Know Before You Grow

Maps Credit Union is building a full-scale, competitive insurance CUSO by hiring and acquiring the very best in the business.


As is the case with many of the different CUSOs at Maps Credit Union ($460M, Salem, OR), the cooperative’s foray into the insurance business through financial subsidiary Maps Insurance Services (MIS) has been a long-term play, growing and evolving in scope over time. Yet the stabilizing influence of this outside industry — which often runs countercyclical to trends in other financial services — has remained a consistent benefit for the credit union.

“Insurance, if it's running well, can generate margins of up to 35%,”says Maps CEO Mark Zook. “If a credit union has a $2 million-commission agency, it could generate roughly $600,000 - $700,000 in income a year.”

Although Maps had offered insurance products to its members for a number of years, in 2004, Zook — who at the time managed the credit union’s strategic planning efforts — convinced leadership to acquire an insurance agency in an underserved market, both as a business line expansion strategy and a brick-and-mortar one.

“We thought ‘Wouldn't it be perfect if we could acquire an insurance agency in a community where we were eventually going to build a branch, and then just bring the agency into the branch?’ So that's what we did,” Zook says.

Piggybacking off the foundation and associated business of its first acquired agency, the credit union also began hiring additional insurance representatives until the operation was able to expand into the Maps branch network.

“In the beginning, we primarily focused our personal insurance cross-sale efforts towards credit union members with an auto loan as a way to complement Maps’ loan portfolio and provide extra value to the membership base,” says Chris Federici, the CUSO’s general manager of insurance and investment services. “But over time, we also recognized opportunities to acquire market share outside of the credit union, which would allow us to generate enough revenue to reinvest in our platform and continue to expand as the credit union opens new branches in other markets.”

Following the closure by a large national bank of its insurance agency in the Salem region, the CUSO was able to procure five of these former bank employees for its own roster and begin exploring another particularly profitable side of the business — commercial insurance.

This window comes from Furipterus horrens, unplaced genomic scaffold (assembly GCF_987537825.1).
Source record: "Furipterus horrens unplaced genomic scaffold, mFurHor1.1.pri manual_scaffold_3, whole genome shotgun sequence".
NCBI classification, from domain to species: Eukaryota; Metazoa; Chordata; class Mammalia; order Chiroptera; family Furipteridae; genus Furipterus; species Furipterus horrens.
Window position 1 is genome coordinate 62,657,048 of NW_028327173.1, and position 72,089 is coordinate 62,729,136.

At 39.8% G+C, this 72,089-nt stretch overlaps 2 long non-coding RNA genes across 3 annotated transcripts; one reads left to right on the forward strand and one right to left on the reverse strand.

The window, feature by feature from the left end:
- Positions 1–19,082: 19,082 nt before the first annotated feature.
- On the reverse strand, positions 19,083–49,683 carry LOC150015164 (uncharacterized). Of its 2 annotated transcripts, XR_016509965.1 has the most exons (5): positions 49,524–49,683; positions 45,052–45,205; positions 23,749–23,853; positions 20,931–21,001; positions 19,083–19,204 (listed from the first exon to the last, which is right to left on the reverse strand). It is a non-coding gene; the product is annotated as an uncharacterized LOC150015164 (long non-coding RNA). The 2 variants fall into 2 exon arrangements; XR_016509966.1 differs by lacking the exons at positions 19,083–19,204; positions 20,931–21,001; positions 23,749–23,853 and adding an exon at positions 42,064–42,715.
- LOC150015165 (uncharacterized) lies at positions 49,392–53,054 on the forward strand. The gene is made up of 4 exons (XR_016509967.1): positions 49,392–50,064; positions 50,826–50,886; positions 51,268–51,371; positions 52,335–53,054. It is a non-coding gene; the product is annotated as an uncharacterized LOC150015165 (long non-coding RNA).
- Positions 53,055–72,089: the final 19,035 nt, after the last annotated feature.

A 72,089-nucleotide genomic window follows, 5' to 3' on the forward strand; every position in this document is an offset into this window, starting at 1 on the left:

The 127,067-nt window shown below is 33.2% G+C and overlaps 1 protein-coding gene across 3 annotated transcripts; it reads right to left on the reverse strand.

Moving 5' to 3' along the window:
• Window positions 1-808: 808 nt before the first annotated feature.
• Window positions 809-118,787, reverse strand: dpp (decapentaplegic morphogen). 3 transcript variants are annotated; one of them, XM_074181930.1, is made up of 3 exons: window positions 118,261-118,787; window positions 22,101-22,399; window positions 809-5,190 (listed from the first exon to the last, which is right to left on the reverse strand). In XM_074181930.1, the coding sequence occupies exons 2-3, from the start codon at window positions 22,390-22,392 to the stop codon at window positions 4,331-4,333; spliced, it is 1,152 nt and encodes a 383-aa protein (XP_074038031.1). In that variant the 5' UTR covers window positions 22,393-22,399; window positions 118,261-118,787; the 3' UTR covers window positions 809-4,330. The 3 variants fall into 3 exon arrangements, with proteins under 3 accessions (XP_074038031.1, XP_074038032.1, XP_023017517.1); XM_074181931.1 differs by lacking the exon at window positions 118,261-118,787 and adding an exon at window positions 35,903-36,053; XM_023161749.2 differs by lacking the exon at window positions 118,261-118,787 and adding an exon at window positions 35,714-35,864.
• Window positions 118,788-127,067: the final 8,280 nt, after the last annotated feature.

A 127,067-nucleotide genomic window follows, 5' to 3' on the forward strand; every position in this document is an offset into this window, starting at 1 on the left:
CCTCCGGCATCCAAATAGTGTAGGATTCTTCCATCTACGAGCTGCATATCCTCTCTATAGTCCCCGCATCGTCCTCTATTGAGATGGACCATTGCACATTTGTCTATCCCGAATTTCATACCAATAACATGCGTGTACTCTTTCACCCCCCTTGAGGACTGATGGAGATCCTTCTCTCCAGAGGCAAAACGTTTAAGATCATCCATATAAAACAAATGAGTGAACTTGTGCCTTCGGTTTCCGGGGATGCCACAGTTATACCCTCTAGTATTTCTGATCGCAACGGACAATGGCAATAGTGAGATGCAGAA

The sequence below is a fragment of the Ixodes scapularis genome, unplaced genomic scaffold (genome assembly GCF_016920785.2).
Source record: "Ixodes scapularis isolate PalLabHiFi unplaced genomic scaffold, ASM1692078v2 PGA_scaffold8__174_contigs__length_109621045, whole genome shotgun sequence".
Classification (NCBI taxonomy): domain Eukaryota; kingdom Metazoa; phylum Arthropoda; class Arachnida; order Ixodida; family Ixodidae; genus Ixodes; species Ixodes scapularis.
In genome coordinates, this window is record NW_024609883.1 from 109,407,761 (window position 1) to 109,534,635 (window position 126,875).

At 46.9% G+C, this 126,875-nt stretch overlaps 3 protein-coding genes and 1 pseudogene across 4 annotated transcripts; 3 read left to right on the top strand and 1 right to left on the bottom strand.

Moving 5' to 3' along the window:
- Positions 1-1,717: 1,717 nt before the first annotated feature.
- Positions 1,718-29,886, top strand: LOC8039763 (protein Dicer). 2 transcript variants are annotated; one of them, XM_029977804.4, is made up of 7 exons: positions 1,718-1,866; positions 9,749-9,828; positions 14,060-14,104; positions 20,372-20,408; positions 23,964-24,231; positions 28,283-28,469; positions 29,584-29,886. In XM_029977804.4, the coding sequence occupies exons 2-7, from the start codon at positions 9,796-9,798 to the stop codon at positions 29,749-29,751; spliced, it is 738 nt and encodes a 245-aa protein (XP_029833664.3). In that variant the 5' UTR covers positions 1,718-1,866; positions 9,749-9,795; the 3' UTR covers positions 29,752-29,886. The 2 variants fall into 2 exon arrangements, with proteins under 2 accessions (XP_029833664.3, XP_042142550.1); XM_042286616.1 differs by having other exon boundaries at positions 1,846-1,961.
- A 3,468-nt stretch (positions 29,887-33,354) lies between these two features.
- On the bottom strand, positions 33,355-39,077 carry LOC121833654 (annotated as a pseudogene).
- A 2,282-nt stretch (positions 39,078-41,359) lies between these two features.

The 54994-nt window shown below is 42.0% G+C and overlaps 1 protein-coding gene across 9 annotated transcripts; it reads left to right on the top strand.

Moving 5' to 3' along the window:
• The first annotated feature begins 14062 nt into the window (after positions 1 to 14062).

“Commercial insurance can certainly generate a disproportionate percentage of the revenue compared to personal insurance,” Zook says. “However, it's very hard to get appointments with carriers if you don't have a commercial insurance agent. And you can't attract a commercial insurance agent unless you have appointments, so it's a very tricky dynamic.”

“We found that while we were using credit union philosophy and logic to manage the program, what is truly necessary to grow and compete at a top level in the insurance industry is an experienced and knowledgeable staff, who bring industry best practices and guidelines with them,” says Federici.

While not all of its expansion efforts have panned out, the MIS CUSO has successfully secured one additional agency acquisition which will be completed at the end of the year, is engaged in several ongoing conversations with other potential candidates, and has developed its own in-house expertise for navigating through these delicate financial and legal processes.

“In the early years, Chris and I often referred to outside experts in our outreach efforts, and I generally believe that you should use industry experts as you work through your early attempts at acquisition,” Zook says. “But we’ve had enough seat time with other folks to know what to look for, so now we tend to utilize experts only when unique situations arise.”

For 2013, as MIS moves through several key growth transitions, the financial goal is a break even proposition which includes reimbursements for the CUSO's nine-person staff — who are leased from Maps — as well as the utilization of credit union support services such as accounting, IT, and marketing.

“After going through this last economic recession and seeing how our insurance business didn't miss a beat, this is a nice additional revenue stream for any credit union looking to add to their bottom line,” Zook says.

For more information on Maps Credit Union and its innovative application of the CUSO business model in a wealth of different industries, look for your copy of the 1Q 2013 Credit Union Strategy & Performance (CUSP) guide, coming this summer.